Massachusetts residents are prepping for the long haul by stockpiling supplies — and, apparently, buying a lot of marijuana to make it through an extended self-quarantine.
One Marijuana Dispensary, New England Treatment Access, has stopped walk-in customer orders due to overwhelming volume, and will now only sell to those who order in advance. “In light of the current environment, we will remain open,” an announcement on the NETA website says, “but will move to Reserve Ahead only starting on Saturday.”
Inside the Brookline store, a startling sight. Employees wear latex gloves, and bottles of hand sanitizer and disinfectant spray sit beside each checkout station. The process is efficient, a quick in-and-out, as compared to the massive lines seen snaking around the parking lot of the shop in the past few days, according to NETA employees.
For customers like Mary K. Murray, purchasing a few months worth of cannabis is how she manages her chronic hip pain when other medications might be harder to come by. “I can’t stockpile my so-called traditional medications that are issued by a pharmacist at CVS or Walgreens,” Murray says, standing at the NETA exit. “But I feel way more confident in my ability to take care of myself through the purchase of cannabis, through medical marijuana products, because I can do that myself.”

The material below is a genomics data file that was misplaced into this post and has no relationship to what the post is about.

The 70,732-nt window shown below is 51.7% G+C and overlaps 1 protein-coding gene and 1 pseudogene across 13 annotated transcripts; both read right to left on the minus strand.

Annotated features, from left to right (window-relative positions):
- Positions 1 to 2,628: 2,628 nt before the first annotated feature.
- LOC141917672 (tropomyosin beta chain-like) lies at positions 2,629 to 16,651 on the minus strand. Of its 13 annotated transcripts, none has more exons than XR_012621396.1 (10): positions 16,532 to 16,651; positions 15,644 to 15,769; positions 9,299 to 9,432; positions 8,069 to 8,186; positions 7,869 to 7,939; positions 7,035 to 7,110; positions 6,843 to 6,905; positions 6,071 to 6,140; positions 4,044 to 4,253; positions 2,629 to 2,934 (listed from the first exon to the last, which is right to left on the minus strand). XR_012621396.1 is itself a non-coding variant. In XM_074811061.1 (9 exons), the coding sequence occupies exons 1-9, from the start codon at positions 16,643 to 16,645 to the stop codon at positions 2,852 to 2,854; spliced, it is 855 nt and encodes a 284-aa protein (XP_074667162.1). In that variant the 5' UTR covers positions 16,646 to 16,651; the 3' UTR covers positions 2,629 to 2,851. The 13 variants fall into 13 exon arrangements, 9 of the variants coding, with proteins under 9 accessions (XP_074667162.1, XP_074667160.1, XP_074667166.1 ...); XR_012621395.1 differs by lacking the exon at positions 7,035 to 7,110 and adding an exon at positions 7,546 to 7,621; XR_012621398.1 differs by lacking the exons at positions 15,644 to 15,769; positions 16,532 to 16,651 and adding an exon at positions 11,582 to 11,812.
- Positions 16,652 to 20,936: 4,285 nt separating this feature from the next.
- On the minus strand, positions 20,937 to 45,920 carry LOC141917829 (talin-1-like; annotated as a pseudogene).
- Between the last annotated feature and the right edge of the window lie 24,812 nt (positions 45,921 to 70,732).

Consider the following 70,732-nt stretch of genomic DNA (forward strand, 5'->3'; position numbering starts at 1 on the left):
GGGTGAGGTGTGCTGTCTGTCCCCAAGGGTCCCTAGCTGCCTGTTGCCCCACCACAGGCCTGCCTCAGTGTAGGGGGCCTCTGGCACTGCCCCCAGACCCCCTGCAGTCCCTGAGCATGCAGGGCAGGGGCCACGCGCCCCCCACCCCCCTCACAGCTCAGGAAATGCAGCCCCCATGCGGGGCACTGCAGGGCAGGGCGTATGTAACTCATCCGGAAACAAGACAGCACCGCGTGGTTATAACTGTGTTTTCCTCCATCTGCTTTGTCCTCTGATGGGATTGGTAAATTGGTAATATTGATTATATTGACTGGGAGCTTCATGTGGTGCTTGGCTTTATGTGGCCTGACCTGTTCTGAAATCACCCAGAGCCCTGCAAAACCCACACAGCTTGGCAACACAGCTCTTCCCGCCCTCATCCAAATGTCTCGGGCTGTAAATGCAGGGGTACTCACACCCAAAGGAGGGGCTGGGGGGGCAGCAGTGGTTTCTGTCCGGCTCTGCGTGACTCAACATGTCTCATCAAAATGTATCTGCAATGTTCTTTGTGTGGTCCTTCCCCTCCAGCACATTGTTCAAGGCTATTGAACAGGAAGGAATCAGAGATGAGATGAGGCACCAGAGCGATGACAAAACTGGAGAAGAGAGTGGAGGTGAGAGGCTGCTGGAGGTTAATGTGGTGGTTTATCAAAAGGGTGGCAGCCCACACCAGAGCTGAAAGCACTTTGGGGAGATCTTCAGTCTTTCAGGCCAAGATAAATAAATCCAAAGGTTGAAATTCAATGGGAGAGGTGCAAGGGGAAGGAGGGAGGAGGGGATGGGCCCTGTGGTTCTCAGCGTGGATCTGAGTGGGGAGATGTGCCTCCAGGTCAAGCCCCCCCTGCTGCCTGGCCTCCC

Murray says she’s frustrated, because while she’s happy to be able to buy cannabis as a medical patient, she finds access to her prescriptions much harder. “Now we're in a state of emergency, and I don't know if I will be able to get to the pharmacist or to my next doctor's appointment to get that prescription renewed,” she said. “It's definitely making me anxious, but having the ability to purchase the amount of marijuana and cannabis products that I'm going to need is essential to addressing how I'm going to stay safe.”
Massachusetts' Cannibis Control Commission is also worried about sustaining supplies for medical marijuana patients. In a memo they sent out on Friday, the commission said "Medical Marijuana Treatment Centers that offer patient delivery may consider the promotion and geographic expansion of their service and remind patients of the ability to acquire up to a 60-day supply."
Some NETA patrons found themselves in less dire situations. John Wilson just got a call that said he’ll be working from home in Wellesley for his real estate firm, so he came to get supplies while he still could.
“I came here definitely just to load up on it as much as possible, because it seems like people are looking to stay as quarantined as possible,” Wilson said. “The initial scare was like, all right, let's grab as much as we can right now, because I don't think there's going to be too much longer till they start shutting everything down.”